Hope this helps and good luck.

Edited by A-Lure-A
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Wow thank you for massive amount of info a lot to digest

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There is a wealth of information given above.  I really can't take exception to anything said.  I will add a couple of things. 

  1. Study the environmental physiology of your target.  You need to know this, habitat, niche and how that relates to the conditions of the day.  (It amazes me what people don't know AND more so, about what people think they know, but is just not so about salmon)
  2. Use your GPS.  Use waypoints and tracks to replicate the last bite you had.  There are days when you can troll in a straight line for the limit, but taking several fish from multiple passes over one spot is more of the norm in the summer. 
  3. Use proven (BY YOU) tactics.  Communication from peers is good and I have posted many truthful detailed reports during the years I fished LO, but if you keep chasing the reports and radio you never perfect your game.  Know the lure market and the colors there is often a dominate color and action in the hot "radio" lure.  I once had over 30 plano boxes of spoons in my cabin, when I finished my freshwater career I had 2 and cut my lure expenses by 90% and still filled the board.  Refer to #1, understanding the vision acuity and physics of light, whether a lure fluoresces or reflects and contrast with the surface is the game.  Same with tactics, I never got into the inline planerboard game, lots of guys do it, but not one of my tactics, you need a good arsenal of tactics but you don't need every tactic.  Get really good at riggers, sliders and dipsys then add.
  4. Finally, let me repeat myself, REPLICATE do the same proven thing time after time year after year.  Keep a log until you have done it so many years in a row that you just know what to do when you clear the jetty and look at the lake in front of you.
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Great post by A-Lure-A and Captain Bish.

 

I find it challenging as a weekend warrior (bi-monthly) fisherman to stay on the fish also. Everything previously mentioned is spot on. Few pointers over the years for me.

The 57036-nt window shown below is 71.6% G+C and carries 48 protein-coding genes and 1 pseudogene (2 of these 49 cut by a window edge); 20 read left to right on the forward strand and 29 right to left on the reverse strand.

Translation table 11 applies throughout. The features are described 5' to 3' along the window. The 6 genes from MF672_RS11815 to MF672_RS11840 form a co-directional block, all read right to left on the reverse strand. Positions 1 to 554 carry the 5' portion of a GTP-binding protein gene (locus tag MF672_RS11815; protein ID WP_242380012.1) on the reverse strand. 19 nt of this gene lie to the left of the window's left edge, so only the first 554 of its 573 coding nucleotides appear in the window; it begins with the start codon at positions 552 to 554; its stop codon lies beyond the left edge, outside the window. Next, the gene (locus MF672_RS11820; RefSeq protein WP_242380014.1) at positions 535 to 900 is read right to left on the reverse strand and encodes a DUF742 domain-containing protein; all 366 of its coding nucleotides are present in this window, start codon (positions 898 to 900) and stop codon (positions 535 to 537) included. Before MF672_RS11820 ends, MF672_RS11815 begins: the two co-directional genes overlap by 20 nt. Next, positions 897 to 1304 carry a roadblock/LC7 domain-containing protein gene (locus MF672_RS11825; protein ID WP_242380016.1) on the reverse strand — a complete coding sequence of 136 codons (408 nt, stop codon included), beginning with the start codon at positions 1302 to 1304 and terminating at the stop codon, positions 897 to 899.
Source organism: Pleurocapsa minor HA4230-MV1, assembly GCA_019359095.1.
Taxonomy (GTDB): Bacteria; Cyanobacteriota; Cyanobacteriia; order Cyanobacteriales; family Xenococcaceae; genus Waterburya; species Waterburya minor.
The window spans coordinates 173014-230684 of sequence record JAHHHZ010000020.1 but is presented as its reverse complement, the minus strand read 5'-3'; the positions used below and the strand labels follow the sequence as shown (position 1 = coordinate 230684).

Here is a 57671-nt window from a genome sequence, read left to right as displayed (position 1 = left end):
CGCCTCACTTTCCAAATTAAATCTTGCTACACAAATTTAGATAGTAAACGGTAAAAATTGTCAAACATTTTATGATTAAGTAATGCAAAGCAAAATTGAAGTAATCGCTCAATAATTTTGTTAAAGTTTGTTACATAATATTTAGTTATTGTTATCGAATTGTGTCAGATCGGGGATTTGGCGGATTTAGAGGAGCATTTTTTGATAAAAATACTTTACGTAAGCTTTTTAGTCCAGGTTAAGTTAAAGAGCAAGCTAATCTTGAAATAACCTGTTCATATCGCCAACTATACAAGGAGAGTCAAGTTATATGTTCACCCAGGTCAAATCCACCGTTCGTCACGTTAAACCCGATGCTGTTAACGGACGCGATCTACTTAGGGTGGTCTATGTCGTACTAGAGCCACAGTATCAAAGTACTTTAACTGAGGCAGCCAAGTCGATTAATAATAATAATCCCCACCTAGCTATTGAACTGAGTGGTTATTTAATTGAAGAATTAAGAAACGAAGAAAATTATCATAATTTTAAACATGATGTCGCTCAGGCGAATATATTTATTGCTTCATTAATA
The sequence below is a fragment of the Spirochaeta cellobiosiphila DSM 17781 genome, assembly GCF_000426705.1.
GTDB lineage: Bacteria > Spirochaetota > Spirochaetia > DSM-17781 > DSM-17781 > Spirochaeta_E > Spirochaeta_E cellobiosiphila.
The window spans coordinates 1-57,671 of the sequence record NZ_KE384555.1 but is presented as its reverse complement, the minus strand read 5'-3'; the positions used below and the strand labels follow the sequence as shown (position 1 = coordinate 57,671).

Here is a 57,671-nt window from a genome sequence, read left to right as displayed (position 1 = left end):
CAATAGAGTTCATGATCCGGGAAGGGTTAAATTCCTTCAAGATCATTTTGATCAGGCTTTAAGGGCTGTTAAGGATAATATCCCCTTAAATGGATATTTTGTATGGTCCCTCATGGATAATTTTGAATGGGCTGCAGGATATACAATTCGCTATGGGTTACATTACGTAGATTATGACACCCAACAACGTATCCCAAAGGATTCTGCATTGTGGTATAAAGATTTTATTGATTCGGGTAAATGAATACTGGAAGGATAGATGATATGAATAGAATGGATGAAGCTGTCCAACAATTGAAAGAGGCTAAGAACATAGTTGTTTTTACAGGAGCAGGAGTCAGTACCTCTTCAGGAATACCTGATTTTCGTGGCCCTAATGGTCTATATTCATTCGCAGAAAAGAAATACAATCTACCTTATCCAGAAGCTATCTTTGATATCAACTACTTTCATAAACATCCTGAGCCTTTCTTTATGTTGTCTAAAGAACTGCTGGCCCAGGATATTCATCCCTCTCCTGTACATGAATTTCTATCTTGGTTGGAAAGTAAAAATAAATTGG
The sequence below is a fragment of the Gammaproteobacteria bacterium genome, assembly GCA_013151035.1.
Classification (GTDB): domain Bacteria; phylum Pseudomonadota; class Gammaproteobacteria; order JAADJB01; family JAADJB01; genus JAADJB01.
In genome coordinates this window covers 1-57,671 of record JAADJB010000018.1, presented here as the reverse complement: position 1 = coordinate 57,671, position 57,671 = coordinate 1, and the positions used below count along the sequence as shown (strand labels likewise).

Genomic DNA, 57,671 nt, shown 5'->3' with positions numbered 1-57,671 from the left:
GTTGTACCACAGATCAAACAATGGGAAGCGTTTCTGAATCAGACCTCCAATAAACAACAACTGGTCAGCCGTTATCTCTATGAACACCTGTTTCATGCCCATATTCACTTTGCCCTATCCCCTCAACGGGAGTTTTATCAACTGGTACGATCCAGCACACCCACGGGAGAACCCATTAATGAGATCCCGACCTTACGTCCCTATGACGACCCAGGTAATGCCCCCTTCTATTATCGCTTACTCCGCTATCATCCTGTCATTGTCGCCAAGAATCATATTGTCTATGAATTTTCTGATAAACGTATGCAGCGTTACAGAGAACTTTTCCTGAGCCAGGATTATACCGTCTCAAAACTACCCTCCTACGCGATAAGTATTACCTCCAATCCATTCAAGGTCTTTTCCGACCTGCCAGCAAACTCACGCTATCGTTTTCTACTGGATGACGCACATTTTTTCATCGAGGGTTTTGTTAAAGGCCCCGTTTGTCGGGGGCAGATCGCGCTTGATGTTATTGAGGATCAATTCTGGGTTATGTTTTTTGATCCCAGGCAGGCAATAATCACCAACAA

1) Decision fatigue is real - having too many options has left me second guessing myself to much. I have a fishing backpack that holds 4 plastic tackle box trays (8 spoons each) and 2 flasher/fly bags (6 combos). I plan the night or days leading up based off weather and reading reports hear and conditions (4 boxes are labeled Dawn/9am/11am/2pm). This has limited by options when continually second guessing myself when I am not catching

 

2) I start my morning with two opposite sides - One for active fish - short leads and one for negative fish - long leads. I spend my morning in search mode until I catch or graph fish and let them tell me what they want.

 

3) When I do graph fish / bait I stay on them for 3-4 passes before moving on. I used to drive over them once no hits meant no fish. I also do not use a temp probe but stack the water column from a 7-color to a thumper rod. When the fish talk I listen.

 

4) A lot of guys that I have always looked up to on this site (yankeetroller, thrillseeker, gambler) or facebook follows (andy bliss, dirty goose, dan the fisher) just seem to be so consistent catching because they are so consistent in their approach. Every hour on the water you are learning and once you pick up pattern that is favorable log it and stick with it. Things quite often do not go as planned but having the ability to adapt as conditions adapt I believe is what makes some anglers on this forum great.

 

I still have not figured these fish out and hopefully never completely do because it keeps me coming back to this site reading, listen and learning.

 

Good Luck!

-Chris

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Everyone above put a lot of information out there, as a rookie fisherman trying to teach my kids and have fun catching fish I am very appreciative of the knowledge put into the responses.

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If you dot have the Electronic gizmos, get out on the water early at dawn. When the sun gets high around 8:00 AM concentrate on deeper water where the fish head out to. On a bright sunny blue sky day the salmon go deep, really deep, like 200 foot where your graph does not show them as it is tuned to higher depths. As the sun sets in the evening the fish will rise up and move to shore if the water there attracts bait. Cloudy, overcast days are gold fishing days and a good chop diffuses the sun's rays bringing the fish higher.

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Be willing to change lures. Do something different with all of your rod presentations and show as many scenarios to the fish as possible. When the bites pattern, make the wholesale switch and dial the bite in. Don’t just stick proven lures in the water and wash them for hours. Check spoons and rigs every 30 min for shakers or issues. I can’t tell you how much wasted time I have given rods only to realize I dragged a skip or a laker around for an hour. The constant pulling and checking and changing of rigs has made a big difference for me in the last few outings.